The ability of a franchisor to sustain a harmonious relationship with their franchisees, over a period of time, has been shown to ensure a sustainable relationship and continued success of the franchise system. Franchising is necessary to further economic growth, as well as to create employment, develop skills and empower individuals. It is, therefore, necessary for the relationships that underpin franchising to be successful and sustainable. The psychological contract is an unwritten agreement that exists between a set of individuals and goes above and beyond the written contract. It represents a set of beliefs or perceptions with regards to what each party owes to one another. This study uses the perspective of the psychological contract to scrutinise the relationship between a franchisor and a franchisee to ensure a lasting and mutually beneficial exchange.
A multiple case study approach was used, along with elements of action research, as the methodological framing for the current study. The sample group consisted of de-franchised franchisees and franchisors who had prematurely cancelled a franchise contract. A snowball sampling technique was used and information was gathered using semi-structured and in-depth interviews, and analysed using ATLAS.ti. The validity and reliability of the study, as well as the limitations, are addressed below.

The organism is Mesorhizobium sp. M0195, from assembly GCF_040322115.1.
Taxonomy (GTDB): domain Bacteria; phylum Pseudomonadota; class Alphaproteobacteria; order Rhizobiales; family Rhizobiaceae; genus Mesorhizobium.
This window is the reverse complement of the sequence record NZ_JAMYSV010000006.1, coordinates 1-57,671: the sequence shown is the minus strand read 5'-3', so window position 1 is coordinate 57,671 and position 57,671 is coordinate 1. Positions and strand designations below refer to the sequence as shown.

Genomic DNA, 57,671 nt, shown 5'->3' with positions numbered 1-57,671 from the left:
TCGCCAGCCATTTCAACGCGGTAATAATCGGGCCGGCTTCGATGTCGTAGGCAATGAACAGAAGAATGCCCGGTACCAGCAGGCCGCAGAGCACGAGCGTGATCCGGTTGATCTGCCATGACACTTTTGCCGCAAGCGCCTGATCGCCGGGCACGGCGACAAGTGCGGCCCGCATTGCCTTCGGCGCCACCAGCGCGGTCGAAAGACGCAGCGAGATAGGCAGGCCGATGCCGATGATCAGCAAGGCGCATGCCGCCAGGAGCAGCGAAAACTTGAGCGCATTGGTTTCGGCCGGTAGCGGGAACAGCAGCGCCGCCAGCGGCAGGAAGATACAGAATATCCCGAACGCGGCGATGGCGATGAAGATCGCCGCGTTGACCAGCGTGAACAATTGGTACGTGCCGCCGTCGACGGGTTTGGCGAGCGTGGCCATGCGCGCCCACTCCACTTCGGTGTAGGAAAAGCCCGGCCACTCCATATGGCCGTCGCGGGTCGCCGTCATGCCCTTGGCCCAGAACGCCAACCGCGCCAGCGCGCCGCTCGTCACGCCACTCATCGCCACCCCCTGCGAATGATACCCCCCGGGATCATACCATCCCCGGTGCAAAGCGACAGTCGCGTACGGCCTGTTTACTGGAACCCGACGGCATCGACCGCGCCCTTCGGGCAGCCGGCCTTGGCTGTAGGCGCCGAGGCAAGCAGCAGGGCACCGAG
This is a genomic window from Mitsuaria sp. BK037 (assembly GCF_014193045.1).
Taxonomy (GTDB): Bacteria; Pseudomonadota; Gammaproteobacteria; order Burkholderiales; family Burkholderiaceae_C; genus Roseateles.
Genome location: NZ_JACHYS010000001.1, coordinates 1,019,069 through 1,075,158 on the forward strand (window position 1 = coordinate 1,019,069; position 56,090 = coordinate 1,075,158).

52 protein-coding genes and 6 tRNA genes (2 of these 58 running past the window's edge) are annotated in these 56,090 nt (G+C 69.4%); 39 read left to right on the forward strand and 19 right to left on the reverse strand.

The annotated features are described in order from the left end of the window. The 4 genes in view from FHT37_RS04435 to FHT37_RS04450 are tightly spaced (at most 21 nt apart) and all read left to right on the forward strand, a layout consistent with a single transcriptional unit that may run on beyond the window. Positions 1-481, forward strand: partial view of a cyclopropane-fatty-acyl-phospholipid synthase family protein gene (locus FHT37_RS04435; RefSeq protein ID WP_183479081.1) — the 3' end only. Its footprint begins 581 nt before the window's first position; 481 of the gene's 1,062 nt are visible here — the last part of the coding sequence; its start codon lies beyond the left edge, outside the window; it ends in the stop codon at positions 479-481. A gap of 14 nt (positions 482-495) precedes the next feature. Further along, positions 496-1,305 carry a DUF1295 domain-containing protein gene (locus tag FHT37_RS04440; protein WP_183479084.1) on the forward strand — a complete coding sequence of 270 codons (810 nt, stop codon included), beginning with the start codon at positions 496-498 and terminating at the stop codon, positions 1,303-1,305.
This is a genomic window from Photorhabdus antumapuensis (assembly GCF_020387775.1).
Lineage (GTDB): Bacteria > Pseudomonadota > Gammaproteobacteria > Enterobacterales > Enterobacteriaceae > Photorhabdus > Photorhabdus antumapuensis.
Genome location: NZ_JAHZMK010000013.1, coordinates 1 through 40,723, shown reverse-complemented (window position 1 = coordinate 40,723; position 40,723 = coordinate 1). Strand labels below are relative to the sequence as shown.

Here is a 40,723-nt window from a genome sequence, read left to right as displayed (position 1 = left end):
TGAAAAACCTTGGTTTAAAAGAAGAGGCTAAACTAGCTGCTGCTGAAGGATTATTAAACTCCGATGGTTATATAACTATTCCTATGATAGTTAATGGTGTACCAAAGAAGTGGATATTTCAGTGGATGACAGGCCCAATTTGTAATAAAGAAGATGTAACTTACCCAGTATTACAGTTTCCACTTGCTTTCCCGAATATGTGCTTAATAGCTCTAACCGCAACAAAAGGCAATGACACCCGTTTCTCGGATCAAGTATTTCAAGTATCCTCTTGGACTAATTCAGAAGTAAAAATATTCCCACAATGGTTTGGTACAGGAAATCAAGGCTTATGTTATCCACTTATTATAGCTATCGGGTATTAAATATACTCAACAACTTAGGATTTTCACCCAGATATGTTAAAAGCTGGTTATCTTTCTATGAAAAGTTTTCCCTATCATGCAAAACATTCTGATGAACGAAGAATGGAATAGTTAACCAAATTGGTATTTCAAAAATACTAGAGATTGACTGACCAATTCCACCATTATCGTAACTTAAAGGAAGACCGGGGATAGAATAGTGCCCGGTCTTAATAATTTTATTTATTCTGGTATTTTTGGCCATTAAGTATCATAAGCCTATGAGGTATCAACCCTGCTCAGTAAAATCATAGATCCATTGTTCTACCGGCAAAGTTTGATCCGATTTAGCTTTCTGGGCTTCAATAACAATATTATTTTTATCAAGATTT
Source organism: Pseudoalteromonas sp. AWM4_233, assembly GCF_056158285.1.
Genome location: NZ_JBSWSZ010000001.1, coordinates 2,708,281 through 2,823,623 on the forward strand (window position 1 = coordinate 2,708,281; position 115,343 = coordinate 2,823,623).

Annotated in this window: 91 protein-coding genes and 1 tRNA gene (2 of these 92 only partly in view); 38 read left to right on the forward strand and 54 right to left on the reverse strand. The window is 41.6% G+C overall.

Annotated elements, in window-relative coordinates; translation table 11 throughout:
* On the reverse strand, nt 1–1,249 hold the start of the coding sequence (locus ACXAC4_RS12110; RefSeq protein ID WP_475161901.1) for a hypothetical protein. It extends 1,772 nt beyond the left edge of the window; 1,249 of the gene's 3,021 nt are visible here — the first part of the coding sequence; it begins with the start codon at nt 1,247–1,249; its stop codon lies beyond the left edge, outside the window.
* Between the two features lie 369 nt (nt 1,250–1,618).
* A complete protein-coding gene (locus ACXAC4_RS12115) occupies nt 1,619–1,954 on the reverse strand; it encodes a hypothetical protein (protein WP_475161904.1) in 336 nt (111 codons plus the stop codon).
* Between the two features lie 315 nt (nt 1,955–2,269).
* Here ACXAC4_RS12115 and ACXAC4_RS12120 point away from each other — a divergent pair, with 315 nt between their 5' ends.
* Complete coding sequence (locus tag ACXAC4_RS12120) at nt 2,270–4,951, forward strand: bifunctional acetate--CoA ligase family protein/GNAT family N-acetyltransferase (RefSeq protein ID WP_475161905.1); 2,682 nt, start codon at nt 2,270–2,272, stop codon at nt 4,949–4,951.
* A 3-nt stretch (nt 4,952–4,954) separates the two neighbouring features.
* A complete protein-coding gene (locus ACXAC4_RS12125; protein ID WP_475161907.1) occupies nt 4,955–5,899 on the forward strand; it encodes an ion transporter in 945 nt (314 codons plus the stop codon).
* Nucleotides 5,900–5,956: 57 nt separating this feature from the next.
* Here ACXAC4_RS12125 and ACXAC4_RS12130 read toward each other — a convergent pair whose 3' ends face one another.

Seven themes - industry fit, brand and marketing, finance, relationship, operations, customers and alignment - were found and analysed from a franchisee and franchisor perspective. A model for the overall success of a franchise system was created by linking these themes based upon their importance from the viewpoint of a franchisee and franchisor. Depicted within this model is the flow of these themes into one another and it has been suggested which elements result in a successful relationship for franchisees and franchisors by linking it to the theory of the psychological contract. Areas for future research have also been delineated.
Mini-disseration (MBA)--University of Pretoria, 2015.